Matthew Haugen Leads Main Event After Day 4 Which Bursts Bubble

Mathew Haugen is the WSOP Main Event chipleader at the end of Day 4. (Drew Amato photo)

Mathew Haugen is the WSOP Main Event chipleader at the end of Day 4. (Drew Amato photo)

For the last few days the story has been Phil Ivey‘s run at another November Nine appearance. On Friday, Day 4 at the 2014 World Series of Poker Main Event, that storyline disappeared along with a number of other big names. Ivey’s elimination not long after the bubble burst was most likely the biggest story of the day as Matthew Haugen finished the day with the chip lead and the attention of the poker world.

Haugen finished play with 2,808,000 which puts him just ahead of Zach Jiganti (2,364,000), Griffin Benger (2,329,000), Michael Finstein (2,316,000) and Bruno Politano (2,280,000). Haugen bagged up the chip lead largely thanks to one of the final hands of the night where he put in a sixth bet preflop and forced his opponent to fold after committing over 500,000 to the pot.

“Feeling great, being chipleader going into Day 5 of the Main Event, can’t complain about that,” said Haugen, who has $490,000 in career earnings including a final table appearance at the 2010 PokerStars Caribbean Adventure. “It was pretty gradual all day, a lot of medium and small pots and then I won a million chip pot towards the end.”

Even with the chiplead, Haugen doesn’t see himself taking any unnecessary risks on Day 5.

“I’m just going to keep playing my game and see what opportunities present themselves and hopefully I can keep adding to my stack,” said Haugen.

The most exciting part of Day 4 was the bubble. Just a few hands into hand-for-hand play WSOP Tournament Director Jack Effel stopped play with five tables having a situation where a player’s tournament life was at risk. Two of the all-in players survived with three other players all being eliminated on the bubble. The trio – John Dwyer, Zhen Cai and Harry Kaczka – all split $18,406 (the prize for the 693rd place finisher) and then drew a high card for the free seat to the 2015 WSOP Main Event, the traditional consolation prize given to the stone bubble.

Ivey, who finished 430th for $25,756, was the biggest name eliminated on Friday but certainly not only the familiar face sent packing once the bubble burst. Brett Richey, Faraz Jaka, Abe Mosseri, Kenny Tran, Joe Kuether, Olivier Busquet and Daniel Alaei all cashed but failed to make it through the day. John Juanda busted on one of the final hands of the night.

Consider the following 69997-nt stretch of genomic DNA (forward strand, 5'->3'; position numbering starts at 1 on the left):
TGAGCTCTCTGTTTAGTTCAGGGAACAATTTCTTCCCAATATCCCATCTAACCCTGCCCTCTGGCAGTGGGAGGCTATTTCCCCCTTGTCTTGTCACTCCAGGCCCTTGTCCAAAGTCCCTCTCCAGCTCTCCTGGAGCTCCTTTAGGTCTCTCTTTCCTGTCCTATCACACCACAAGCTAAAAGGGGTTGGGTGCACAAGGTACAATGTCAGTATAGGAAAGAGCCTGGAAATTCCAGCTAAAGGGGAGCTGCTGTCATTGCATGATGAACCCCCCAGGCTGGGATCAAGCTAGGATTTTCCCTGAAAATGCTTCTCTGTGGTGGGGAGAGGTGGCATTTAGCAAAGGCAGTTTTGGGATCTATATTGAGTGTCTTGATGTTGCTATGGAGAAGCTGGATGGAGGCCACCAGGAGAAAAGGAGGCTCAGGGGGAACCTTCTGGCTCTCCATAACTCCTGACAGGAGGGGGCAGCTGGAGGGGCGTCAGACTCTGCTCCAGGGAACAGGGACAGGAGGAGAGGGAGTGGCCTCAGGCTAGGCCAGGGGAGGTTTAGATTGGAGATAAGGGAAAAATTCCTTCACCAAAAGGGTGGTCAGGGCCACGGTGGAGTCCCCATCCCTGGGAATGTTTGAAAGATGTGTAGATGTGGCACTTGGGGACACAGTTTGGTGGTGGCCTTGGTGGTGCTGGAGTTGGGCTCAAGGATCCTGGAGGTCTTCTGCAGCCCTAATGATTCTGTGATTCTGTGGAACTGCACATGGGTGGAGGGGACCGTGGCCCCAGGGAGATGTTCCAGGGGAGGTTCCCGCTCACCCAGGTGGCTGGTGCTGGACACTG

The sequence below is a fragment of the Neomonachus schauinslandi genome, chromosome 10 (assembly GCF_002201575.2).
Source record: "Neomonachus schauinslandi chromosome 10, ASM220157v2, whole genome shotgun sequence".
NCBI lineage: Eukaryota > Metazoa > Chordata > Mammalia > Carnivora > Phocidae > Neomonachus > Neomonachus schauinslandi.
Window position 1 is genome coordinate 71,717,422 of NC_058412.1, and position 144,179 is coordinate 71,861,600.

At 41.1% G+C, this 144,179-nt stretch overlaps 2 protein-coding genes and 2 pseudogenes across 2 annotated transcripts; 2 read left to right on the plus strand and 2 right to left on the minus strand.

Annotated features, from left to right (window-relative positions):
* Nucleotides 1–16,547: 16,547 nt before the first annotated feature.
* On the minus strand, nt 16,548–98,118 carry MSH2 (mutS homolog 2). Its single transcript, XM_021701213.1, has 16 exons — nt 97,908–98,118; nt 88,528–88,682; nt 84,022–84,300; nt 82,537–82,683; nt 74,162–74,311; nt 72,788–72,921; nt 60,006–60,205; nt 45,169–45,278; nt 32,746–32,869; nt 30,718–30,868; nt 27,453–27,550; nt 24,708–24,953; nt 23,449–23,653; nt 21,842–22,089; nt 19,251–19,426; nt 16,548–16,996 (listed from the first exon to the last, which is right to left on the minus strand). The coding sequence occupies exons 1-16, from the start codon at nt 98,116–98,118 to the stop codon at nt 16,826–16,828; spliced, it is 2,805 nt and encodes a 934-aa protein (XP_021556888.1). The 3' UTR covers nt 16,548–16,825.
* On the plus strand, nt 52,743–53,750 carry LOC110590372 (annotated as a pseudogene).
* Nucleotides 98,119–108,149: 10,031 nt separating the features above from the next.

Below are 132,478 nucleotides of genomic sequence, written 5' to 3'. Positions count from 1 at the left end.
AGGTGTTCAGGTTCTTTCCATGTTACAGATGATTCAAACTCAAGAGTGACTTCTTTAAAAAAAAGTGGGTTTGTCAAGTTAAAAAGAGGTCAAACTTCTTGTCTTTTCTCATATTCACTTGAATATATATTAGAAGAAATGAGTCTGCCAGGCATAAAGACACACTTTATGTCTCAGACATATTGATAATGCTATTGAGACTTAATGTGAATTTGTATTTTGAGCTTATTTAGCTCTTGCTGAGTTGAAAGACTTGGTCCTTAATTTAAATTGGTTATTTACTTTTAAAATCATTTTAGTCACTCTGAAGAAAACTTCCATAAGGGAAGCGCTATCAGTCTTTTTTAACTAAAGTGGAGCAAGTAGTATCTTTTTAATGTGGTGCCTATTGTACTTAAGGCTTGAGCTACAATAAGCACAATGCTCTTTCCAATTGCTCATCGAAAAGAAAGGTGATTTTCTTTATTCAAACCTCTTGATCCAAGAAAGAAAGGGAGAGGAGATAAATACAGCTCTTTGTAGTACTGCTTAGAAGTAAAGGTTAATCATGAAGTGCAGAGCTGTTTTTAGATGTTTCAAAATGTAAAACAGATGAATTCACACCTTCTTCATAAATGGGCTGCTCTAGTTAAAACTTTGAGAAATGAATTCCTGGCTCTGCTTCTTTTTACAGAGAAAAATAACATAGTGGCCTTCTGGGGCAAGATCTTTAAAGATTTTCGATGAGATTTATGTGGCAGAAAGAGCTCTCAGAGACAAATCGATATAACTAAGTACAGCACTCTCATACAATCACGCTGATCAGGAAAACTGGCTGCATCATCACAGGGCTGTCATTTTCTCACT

One player who survived the bubble set a WSOP record in the process. Ronnie Bardah finished 475th for $25,756 marking the fifth consecutive year he made it into the money in the Main Event breaking a record previously held by a total of seven players.

There are some notable players still in contention. The sixth biggest end-of-day stack belongs to Dan Smith, runner-up for BLUFF Player of the Year in 2012. Leif Force, who finished 12th in the Main Event in 2006, currently sits 13th. Mark Newhouse, who finished 9th last year, finished the day with 1,301,000. John Kabbaj, Craig McCorkell, Rep Porter, Tony Ma, Vitaly Lunkin and Jonathan Aguilar are just a handful of the former bracelet winners still in contention.

Action resumes at Noon PT with the plan to play a full five levels.

WSOP Main Event Top Ten Day 4 Chip Counts

  1. Matthew Haugen – 2,808,000
  2. Zach Jiganti – 2,364,000
  3. Griffin Benger – 2,329,000
  4. Michael Finstein – 2,316,000
  5. Bruno Politano – 2,280,000
  6. Dan Smith – 2,229,000
  7. Andoni Larrabe – 2,195,000
  8. Kyle Keranen – 2,157,000
  9. Farid Jattin – 2,135,000
  10. Pakinai Lisawad – 2,088,000
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Lance Bradley

Editor in Chief at BLUFF.com
Editor in Chief: Lance Bradley began working with BLUFF in March 2008 and was named Editor in Chief in August 2009. Prior to joining BLUFF Bradley launched an independent poker blog, ThePokerBiz.com in 2006. Before entering the world of poker media he was the Poker Room Manager for Bodog from January 2004 until June 2006. He graduated from the Applied Journalism program Kwantlen Polytechnic University in Vancouver, Canada.
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